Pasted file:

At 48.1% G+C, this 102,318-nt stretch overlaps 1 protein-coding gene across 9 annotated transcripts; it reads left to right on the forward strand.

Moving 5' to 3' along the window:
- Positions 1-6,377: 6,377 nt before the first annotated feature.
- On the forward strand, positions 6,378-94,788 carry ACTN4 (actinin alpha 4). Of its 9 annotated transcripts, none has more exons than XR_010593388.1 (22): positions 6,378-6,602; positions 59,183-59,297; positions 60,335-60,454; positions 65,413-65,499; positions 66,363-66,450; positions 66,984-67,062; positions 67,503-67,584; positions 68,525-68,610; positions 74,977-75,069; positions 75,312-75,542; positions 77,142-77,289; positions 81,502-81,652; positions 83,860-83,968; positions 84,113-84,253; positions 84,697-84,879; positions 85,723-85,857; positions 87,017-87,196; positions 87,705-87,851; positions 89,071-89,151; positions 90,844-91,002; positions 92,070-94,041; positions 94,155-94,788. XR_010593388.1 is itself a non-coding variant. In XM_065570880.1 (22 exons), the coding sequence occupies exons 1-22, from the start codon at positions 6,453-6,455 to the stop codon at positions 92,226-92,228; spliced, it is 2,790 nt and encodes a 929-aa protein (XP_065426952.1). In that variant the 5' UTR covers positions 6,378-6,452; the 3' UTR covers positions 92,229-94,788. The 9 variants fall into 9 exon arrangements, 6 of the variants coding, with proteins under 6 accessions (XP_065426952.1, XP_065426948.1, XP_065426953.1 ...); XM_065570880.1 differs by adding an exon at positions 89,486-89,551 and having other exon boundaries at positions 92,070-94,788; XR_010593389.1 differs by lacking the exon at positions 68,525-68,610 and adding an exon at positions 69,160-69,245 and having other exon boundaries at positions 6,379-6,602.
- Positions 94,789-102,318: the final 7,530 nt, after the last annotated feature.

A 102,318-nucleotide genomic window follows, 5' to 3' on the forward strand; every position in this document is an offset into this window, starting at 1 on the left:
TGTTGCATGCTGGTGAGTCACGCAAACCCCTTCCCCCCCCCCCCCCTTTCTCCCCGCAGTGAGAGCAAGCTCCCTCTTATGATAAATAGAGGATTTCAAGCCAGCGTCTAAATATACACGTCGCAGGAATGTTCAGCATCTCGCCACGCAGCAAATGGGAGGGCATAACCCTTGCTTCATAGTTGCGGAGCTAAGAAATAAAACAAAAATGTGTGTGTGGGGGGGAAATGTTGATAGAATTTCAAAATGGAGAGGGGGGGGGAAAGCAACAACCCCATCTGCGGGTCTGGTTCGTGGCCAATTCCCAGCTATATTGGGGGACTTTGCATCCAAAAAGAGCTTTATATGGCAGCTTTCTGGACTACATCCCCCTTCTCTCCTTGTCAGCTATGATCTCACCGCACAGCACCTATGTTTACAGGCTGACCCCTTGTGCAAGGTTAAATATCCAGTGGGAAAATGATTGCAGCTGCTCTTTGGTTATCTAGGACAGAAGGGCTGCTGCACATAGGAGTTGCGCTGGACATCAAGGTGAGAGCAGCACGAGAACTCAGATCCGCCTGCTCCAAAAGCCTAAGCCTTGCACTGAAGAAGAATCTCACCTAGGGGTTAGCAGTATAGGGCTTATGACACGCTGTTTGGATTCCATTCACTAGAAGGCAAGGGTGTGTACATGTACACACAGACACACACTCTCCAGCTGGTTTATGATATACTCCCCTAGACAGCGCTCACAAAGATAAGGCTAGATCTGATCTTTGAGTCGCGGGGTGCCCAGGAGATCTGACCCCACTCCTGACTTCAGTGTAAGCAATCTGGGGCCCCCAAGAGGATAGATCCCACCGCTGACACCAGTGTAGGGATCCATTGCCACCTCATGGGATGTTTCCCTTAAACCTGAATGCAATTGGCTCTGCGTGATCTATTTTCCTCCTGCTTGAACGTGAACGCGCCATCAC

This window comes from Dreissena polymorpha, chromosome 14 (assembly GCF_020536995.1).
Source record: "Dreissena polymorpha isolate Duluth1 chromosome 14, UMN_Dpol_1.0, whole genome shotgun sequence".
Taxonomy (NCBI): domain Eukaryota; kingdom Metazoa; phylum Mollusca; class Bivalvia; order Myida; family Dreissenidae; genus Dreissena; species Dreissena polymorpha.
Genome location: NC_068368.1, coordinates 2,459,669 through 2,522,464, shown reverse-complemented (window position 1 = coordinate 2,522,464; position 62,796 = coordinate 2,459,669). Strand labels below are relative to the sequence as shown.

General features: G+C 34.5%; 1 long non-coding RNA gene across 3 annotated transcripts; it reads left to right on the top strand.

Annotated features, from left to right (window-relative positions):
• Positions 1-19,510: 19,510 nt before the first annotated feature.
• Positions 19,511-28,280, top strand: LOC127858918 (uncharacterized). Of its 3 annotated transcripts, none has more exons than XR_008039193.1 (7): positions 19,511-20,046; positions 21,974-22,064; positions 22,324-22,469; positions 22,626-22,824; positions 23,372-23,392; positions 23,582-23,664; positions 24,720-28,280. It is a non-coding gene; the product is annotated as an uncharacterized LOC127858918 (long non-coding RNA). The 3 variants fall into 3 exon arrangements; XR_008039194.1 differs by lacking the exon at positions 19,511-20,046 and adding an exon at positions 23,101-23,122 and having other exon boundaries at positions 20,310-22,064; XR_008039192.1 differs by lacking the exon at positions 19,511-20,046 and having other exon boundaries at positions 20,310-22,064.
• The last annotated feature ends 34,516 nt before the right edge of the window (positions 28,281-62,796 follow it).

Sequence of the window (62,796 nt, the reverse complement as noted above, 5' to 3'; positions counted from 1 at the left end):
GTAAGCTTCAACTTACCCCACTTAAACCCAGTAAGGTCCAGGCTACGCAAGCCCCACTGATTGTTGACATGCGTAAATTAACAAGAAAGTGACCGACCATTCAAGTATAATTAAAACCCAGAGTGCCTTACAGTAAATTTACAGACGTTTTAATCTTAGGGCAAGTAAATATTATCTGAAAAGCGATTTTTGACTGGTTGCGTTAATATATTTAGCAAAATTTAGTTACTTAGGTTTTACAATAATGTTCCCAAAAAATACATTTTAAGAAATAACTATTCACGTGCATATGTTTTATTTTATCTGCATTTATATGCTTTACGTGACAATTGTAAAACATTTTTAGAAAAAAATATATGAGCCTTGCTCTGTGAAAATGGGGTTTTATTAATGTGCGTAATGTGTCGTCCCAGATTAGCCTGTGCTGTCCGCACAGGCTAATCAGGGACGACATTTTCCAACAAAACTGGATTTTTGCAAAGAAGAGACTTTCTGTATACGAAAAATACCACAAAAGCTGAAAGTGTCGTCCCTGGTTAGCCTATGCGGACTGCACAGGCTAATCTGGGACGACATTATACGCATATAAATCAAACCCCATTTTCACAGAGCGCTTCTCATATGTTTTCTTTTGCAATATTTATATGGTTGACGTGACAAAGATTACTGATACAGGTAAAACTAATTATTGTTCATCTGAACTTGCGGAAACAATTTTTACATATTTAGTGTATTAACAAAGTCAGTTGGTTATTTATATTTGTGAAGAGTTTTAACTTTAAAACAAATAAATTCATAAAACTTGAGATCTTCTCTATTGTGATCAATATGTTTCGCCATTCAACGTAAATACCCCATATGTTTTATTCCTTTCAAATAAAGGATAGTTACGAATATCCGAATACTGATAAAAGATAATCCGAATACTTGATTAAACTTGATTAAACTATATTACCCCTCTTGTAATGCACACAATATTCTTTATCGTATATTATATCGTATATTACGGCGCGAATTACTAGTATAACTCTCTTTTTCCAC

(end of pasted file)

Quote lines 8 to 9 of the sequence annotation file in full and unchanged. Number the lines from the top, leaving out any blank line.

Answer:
This window comes from Dreissena polymorpha, chromosome 14 (assembly GCF_020536995.1).
Source record: "Dreissena polymorpha isolate Duluth1 chromosome 14, UMN_Dpol_1.0, whole genome shotgun sequence".